By Priya Saraff
According to a recent report by Boston Consulting Group (BCG) and Google India titled “Digital Consumer Spending in India: $100 billion Opportunity“, the digital spending in the country is expected to reach $100 billion by 2020 from the current figure of $40 billion. Currently, India has 430 million internet users, only 20% of whom engage in online shopping spending hardly 5-10% of their monthly expenditure. Online shopping websites plan to increase this percentage so that the overall spending in India increases. Research has found that consumers spend most on financial services, digital media, booking tickets for movies and hotels. Accessories, apparel, electronics, food and grocery dominate the e-commerce sector.
Trends among consumers
According to the report, the traditional Indian online shopper was an urban male millennial. However, times are changing rapidly and by 2020, women shoppers will increase by 2.5 times and shoppers above the age of 35 will increase by 3 times. 50% of online shoppers are expected to be from cities other than metros.
A 2016 BCG report called ‘The Rising Connected Consumer in Rural India’ estimated that by 2020, 300 million users will be from rural India. The study reveals that rural users are mostly male and 60% of them have started using the internet only in the last two years. To provide a nuanced picture of the usage patterns, the report subdivided the rural population into categories such as unemployed, farm owner/student, farm worker/ labourer, self-owned business and service worker/trader. It similarly created age brackets of 18-30, 30-40, 40-50, and 50 and above years. It then analysed the intersection of these two factors.
Almost all millennials, regardless of employment, use the internet for social networking and gaming. Older and unemployed people do not use the internet at all. As occupations change from ‘unemployed’ to ‘service worker/trader’, activities such as emailing and e-commerce are added to the list. That is to say, internet activity becomes more formal and business oriented in the ascending order of employment.
Quite predictably, internet activity decreases in the ascending order of age. The exceptions to this trend are those aged 30-50 years owning businesses or working in the service sector. These people network, game, and shop (just like people of age group 18-30 in the same occupation), perform banking activities and read newspapers. The elderly (50 years and above), on the other hand, are either completely unacquainted with the internet or use it minimally for reading the newspaper.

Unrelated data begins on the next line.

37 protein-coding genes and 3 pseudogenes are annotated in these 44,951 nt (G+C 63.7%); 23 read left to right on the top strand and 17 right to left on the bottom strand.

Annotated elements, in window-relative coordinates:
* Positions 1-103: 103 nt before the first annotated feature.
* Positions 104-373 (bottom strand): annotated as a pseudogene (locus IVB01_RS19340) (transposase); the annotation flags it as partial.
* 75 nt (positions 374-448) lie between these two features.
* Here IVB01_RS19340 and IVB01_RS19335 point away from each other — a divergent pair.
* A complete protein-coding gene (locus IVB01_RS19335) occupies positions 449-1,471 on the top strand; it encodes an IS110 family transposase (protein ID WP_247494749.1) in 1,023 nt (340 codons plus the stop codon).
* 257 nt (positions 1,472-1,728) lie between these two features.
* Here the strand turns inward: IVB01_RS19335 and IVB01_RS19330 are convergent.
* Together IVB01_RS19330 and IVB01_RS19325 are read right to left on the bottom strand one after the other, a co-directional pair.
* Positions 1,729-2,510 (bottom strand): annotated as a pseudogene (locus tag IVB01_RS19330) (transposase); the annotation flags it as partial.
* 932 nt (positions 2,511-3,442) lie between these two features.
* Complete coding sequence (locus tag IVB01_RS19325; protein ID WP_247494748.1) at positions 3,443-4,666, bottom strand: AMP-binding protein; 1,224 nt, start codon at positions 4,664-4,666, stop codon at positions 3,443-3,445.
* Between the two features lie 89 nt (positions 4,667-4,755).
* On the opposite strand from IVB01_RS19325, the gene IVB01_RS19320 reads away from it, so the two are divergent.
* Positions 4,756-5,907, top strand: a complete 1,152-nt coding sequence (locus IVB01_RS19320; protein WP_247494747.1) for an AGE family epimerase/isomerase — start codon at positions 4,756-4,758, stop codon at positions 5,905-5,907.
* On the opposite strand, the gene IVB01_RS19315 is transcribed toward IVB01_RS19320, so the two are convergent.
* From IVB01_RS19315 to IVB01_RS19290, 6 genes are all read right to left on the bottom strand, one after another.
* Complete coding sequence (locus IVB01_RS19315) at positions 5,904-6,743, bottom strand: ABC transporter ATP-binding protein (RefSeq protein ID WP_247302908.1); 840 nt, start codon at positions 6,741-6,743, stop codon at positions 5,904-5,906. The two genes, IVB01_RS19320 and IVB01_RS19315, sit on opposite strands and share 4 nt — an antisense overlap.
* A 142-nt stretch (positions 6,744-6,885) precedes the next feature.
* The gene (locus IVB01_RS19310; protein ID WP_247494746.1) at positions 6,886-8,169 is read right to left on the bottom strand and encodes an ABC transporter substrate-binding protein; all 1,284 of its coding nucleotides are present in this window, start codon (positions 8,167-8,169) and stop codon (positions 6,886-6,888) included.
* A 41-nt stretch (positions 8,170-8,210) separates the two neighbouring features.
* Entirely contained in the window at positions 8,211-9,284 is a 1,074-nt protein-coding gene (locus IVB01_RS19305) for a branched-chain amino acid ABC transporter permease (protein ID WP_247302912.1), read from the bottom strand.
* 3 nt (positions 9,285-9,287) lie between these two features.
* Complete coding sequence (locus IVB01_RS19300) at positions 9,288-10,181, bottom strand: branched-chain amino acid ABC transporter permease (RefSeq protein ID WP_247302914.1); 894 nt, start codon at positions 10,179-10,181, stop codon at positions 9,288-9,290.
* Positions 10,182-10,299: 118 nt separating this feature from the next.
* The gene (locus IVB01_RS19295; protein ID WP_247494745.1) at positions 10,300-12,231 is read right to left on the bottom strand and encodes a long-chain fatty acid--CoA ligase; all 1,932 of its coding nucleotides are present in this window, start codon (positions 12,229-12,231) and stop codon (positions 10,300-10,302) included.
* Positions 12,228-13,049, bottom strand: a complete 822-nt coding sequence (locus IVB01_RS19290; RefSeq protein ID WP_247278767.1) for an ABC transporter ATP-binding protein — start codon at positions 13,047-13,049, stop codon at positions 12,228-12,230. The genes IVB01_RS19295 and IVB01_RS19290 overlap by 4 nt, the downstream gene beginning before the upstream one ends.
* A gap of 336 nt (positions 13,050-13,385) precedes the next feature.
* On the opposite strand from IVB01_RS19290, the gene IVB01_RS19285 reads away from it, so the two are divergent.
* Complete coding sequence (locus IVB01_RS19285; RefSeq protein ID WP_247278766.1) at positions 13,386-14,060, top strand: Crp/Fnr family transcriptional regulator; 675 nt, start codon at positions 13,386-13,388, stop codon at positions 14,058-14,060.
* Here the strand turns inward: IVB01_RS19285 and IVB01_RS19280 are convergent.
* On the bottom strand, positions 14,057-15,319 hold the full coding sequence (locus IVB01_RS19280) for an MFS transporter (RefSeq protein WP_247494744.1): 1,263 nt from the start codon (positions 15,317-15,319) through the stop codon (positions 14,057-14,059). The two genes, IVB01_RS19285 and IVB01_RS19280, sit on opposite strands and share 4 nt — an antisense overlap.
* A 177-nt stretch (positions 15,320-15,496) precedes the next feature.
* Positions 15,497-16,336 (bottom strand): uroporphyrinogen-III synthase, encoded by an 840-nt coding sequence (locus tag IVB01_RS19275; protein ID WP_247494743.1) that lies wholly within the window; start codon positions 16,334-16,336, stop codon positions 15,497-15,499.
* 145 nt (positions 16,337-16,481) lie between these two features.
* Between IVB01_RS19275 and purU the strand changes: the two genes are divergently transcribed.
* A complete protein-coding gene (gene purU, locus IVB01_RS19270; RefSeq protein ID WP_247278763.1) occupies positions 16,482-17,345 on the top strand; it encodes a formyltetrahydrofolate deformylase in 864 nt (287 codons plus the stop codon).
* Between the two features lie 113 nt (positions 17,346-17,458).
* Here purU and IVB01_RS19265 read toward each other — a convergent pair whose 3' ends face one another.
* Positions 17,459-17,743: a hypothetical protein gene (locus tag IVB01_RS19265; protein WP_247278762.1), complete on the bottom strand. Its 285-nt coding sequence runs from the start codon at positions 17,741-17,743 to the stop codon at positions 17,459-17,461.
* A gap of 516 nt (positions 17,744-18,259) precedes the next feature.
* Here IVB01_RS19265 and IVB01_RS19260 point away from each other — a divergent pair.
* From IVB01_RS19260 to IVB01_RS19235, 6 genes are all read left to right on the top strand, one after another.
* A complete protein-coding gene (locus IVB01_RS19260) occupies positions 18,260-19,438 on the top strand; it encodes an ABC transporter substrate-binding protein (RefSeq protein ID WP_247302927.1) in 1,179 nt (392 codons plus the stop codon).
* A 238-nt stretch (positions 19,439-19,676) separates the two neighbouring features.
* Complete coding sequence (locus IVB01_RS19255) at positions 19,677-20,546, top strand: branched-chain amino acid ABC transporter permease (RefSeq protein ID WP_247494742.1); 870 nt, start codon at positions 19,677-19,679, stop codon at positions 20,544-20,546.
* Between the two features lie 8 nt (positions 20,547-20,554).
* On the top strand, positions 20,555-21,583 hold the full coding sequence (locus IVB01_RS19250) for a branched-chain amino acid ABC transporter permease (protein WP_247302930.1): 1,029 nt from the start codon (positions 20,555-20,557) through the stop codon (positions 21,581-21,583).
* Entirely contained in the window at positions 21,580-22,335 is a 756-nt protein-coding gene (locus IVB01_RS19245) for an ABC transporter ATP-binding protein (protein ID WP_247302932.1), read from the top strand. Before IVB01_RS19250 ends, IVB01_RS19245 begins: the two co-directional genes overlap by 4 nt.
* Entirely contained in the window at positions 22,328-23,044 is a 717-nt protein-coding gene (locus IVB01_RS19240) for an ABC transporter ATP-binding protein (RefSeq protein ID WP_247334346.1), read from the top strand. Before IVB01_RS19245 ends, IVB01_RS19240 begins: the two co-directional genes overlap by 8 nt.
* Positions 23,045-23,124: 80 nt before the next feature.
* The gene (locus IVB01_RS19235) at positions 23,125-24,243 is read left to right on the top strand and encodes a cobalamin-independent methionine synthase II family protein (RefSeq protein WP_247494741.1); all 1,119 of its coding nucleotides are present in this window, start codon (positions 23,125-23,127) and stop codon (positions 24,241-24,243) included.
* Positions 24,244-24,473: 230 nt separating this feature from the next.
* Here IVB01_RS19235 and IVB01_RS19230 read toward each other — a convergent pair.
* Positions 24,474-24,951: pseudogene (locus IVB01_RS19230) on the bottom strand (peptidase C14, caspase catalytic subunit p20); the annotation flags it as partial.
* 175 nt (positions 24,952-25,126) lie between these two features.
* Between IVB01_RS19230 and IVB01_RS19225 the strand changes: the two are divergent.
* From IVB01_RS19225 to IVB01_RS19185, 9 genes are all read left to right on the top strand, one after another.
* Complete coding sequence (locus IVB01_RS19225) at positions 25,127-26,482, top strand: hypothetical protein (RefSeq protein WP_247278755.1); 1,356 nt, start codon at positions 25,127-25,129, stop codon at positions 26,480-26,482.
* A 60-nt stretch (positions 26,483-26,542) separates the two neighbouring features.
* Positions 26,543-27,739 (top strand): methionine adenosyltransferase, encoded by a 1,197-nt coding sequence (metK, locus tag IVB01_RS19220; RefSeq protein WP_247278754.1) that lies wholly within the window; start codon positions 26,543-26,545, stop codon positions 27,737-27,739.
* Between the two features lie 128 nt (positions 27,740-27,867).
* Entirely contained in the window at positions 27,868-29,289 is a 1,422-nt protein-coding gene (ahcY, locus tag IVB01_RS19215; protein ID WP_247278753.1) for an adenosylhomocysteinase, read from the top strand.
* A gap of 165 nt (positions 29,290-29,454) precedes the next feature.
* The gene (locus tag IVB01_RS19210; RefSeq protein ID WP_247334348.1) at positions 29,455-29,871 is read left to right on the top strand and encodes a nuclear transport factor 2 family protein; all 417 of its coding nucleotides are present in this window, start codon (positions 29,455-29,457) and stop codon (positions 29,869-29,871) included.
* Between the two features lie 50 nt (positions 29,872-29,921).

Digital influence on purchasing amongst the rural population is high. As much as 15% of rural consumers use the net to research, purchase or rate a product. In product categories such as electronics, digital influence on rural users is not far behind the influence on urban users, influence here being the percentage of people ordering products online. There is a larger gap when it comes to apparel, consumer durables, and entertainment. Online commerce is yet to pick up in rural areas, but with its numerous choices, discounts, and overall convenience, its popularity will only grow from here.
What’s working and how to spur transactions
The factors for increasing spending include discounts, numerous payment platforms, efficient delivery systems, increasing financial investment in this sector and the resulting undeniable convenience of it all. The BCG report suggested a number of measures to further spur the transactions. For ‘occasional shoppers’, who make up to 75 – 85% of the online population, innovative delivery system, discounts, real value propositions and post-sale services will boost their expenditure. For ‘frequent shoppers’, making up the other 15-25%, customised communication and loyalty programmes that build closer relationships with them are found to be effective. Those who are primarily offline will have to be convinced of product quality before they move to online shopping.
A report by BCG, titled ‘Decoding Digital Consumers in India’, provides more general but useful tips to companies for making their online commerce successful. It urges companies to offer solutions and not just products. This could mean offering ancillary products with the main one or creating multiple points of value. Partnering with others is another important tactic. A common example is that of courier companies partnering with e-commerce platforms. Though costs may increase, performance and efficiency will improve. The report encourages companies to invest in the online sector keeping in mind India’s full potential. Many businesses route development of India’s digital sector like that of developed countries, but this may be underestimating all that India can do. Finally, the report suggests that businesses take on one channel at a time instead of a half-done omnichannel approach. With opportunities available both online and offline, a single channel can be chosen and perfected. For those insistent on an omnichannel approach, the dynamic interplay of factors from both the consumers’ side and retailers’ side will decide which channels will be the most successful. These complexities have to be kept in mind and worked with to optimise channel usage.
India’s digital sector is heading in the right direction. It is not just growing numerically, but also more inclusively. Perhaps, it is the smartphones that have bridged the gap between various levels of society in a way nothing else ever could. Perhaps we will find our unity online.
Featured Image Source: Visual Hunt
Stay updated with all the insights.
Navigate news, 1 email day.
Subscribe to Qrius